How funding shortfalls are blocking schools from serving students

Insufficient educational investments across districts during normal times mean they're even less able to prepare for emergencies such as COVID, analysis finds.

U.S. students are being shortchanged. Not by their teachers, principals or superintendents but by K-12 funding policies that are preventing educators from providing a high-quality education to all children at all times.

The combination of local, state and federal funds also is not stable enough to withstand emergencies such as COVID, and the inherent inequities become more severe during and after recessions, according to a new analysis by the Economic Policy Institute. Per-student funding did not rebound for about eight years after the Great Recession that began in December 2007, and the recovery took even longer in high-poverty districts.

“Given that educational investments are not sufficient across many districts even during normal times, schools are unable to make preparations to cope with emergencies or other unexpected circumstances,” the report says.

It also reaffirms what many educators know: High-poverty districts that serve larger shares of students of color get less funding from property taxes and other local resources. But it also provides some figures. The highest-poverty districts spend an average $13,000 per pupil but need more than $18,000 per pupil to serve students adequately. The most affluent districts, on the other hand, are able to spend more than what is required.

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The highest-poverty districts also receive more than $5,000 less in local property tax revenues than low-poverty school systems, and state and federal sources do not cover the gap. The result is that “school districts in general–but especially those in high-poverty areas–are not spending enough to achieve national average test scores, which is an established benchmark for assessing adequacy,” the analysis says.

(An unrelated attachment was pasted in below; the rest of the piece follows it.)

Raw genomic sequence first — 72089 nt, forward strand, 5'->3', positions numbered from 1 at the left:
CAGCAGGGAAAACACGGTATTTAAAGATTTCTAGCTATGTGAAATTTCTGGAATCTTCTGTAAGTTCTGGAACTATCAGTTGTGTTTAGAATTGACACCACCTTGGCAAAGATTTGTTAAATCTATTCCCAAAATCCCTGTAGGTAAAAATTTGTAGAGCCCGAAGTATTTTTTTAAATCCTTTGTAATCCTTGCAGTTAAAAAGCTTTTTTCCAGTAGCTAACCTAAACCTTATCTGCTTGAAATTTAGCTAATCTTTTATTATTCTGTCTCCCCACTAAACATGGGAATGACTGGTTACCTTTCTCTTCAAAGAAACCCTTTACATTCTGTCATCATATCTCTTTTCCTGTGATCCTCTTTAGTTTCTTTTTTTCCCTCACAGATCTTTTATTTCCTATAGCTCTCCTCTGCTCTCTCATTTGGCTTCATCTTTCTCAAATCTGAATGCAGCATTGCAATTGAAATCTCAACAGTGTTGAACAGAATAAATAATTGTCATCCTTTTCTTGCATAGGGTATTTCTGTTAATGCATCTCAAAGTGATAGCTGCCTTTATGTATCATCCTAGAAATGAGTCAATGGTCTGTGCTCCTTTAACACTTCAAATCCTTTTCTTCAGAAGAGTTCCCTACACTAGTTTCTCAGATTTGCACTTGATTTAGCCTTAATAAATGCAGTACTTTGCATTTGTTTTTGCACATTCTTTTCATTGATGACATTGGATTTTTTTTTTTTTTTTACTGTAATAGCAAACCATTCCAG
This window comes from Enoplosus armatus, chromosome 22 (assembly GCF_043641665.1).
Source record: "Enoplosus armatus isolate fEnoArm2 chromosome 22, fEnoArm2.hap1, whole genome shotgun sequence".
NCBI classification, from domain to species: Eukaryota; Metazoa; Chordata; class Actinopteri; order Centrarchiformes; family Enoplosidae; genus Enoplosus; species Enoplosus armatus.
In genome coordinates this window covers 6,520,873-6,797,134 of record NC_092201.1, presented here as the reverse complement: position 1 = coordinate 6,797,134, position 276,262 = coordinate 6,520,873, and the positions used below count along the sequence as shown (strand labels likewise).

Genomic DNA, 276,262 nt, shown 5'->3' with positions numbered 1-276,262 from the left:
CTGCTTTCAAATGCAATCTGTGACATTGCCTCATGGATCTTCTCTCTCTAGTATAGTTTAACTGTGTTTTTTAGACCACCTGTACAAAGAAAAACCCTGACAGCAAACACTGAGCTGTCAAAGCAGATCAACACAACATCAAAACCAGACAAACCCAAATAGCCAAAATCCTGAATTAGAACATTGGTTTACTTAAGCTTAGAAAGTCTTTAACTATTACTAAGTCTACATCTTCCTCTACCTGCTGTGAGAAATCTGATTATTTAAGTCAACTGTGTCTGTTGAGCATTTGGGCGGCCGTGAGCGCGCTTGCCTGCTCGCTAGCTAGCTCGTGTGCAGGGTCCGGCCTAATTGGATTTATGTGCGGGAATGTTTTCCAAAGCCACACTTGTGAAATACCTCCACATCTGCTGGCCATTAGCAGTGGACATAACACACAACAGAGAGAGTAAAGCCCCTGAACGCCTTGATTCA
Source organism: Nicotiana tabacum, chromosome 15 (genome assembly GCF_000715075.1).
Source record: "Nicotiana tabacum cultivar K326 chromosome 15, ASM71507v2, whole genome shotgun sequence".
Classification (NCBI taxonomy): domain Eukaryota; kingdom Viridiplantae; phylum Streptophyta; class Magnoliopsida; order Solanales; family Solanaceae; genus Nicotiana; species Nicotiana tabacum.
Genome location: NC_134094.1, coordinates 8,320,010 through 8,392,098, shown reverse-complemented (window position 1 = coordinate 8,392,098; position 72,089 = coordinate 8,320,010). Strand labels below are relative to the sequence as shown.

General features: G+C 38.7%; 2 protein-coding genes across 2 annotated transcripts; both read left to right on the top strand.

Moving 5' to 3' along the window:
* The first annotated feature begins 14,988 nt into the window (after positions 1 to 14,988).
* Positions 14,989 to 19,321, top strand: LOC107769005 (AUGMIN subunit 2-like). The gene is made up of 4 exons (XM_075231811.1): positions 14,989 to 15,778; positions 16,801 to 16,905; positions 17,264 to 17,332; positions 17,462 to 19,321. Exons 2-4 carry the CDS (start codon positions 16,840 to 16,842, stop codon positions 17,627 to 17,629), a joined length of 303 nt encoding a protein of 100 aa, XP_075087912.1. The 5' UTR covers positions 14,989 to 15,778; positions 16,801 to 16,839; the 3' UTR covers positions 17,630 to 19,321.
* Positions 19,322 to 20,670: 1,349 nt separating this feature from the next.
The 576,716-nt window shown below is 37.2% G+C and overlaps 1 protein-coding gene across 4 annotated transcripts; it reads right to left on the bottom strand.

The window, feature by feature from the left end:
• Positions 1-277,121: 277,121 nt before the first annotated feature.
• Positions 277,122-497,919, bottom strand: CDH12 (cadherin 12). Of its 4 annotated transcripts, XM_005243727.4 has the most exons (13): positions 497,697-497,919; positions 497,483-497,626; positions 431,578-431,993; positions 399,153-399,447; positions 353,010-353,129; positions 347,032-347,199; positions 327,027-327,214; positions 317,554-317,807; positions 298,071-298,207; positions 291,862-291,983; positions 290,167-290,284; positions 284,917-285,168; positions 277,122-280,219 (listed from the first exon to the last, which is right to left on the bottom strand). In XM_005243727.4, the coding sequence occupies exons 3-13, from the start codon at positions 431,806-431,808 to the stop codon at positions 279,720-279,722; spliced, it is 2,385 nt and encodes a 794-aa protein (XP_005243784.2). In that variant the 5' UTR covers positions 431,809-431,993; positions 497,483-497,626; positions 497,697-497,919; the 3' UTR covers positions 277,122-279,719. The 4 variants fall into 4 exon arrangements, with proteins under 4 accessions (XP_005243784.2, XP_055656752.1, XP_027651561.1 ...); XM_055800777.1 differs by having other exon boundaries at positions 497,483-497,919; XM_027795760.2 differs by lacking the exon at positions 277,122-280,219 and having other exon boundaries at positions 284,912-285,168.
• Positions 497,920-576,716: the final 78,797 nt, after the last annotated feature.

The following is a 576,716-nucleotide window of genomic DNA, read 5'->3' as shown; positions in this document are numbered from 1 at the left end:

The overarching solution researchers propose is that the federal government get more involved and invest more heavily in K-12 education, with a focus on giving less affluent students sufficient resources “in good times and bad.” The key to this overhaul would be designing education funding to automatically increase when the economy is contracting. Along with stabilizing schools, this could also lessen the severity of the overall downturn because education spending would act as an economic stimulus, the researchers conclude.

“We have normalized the practice of underinvesting in education while expecting that schools would still function well (or at least moderately well),” the researchers wrote. “We have also accepted the disproportionate burden that economic recessions place on public schools and students. This approach is backward.”

The researchers distinguished between funding and decision-making. The federal government can guarantee equitable K-12 funding but state and local education leaders should play a key role in policy and practice decisions. The author also urged officials to banish the phrase “doing more with less” because it is often used as a euphemism for budget cuts and ignores the damage that ensues when resources fall short or dry up completely. Moving forward “also requires that we dislodge the conversation from where it has been stuck for at least the past half-century–namely on whether the resources exist. They do,” the researchers wrote. “What we need to ask now is how to make those resources available and how to deploy them to ensure that all students have the opportunities to learn, develop and achieve their full potential.”

The gist of the report seems to be in line with public sentiment. Nearly two-thirds of adults say the country has not paid enough attention to the educational needs of students during the pandemic, according to a survey released by the Pew Research Center earlier this month.

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Matt Zalaznick
Matt Zalaznick
Matt Zalaznick is a life-long journalist. Prior to writing for District Administration he worked in daily news all over the country, from the NYC suburbs to the Rocky Mountains, Silicon Valley and the U.S. Virgin Islands. He's also in a band.

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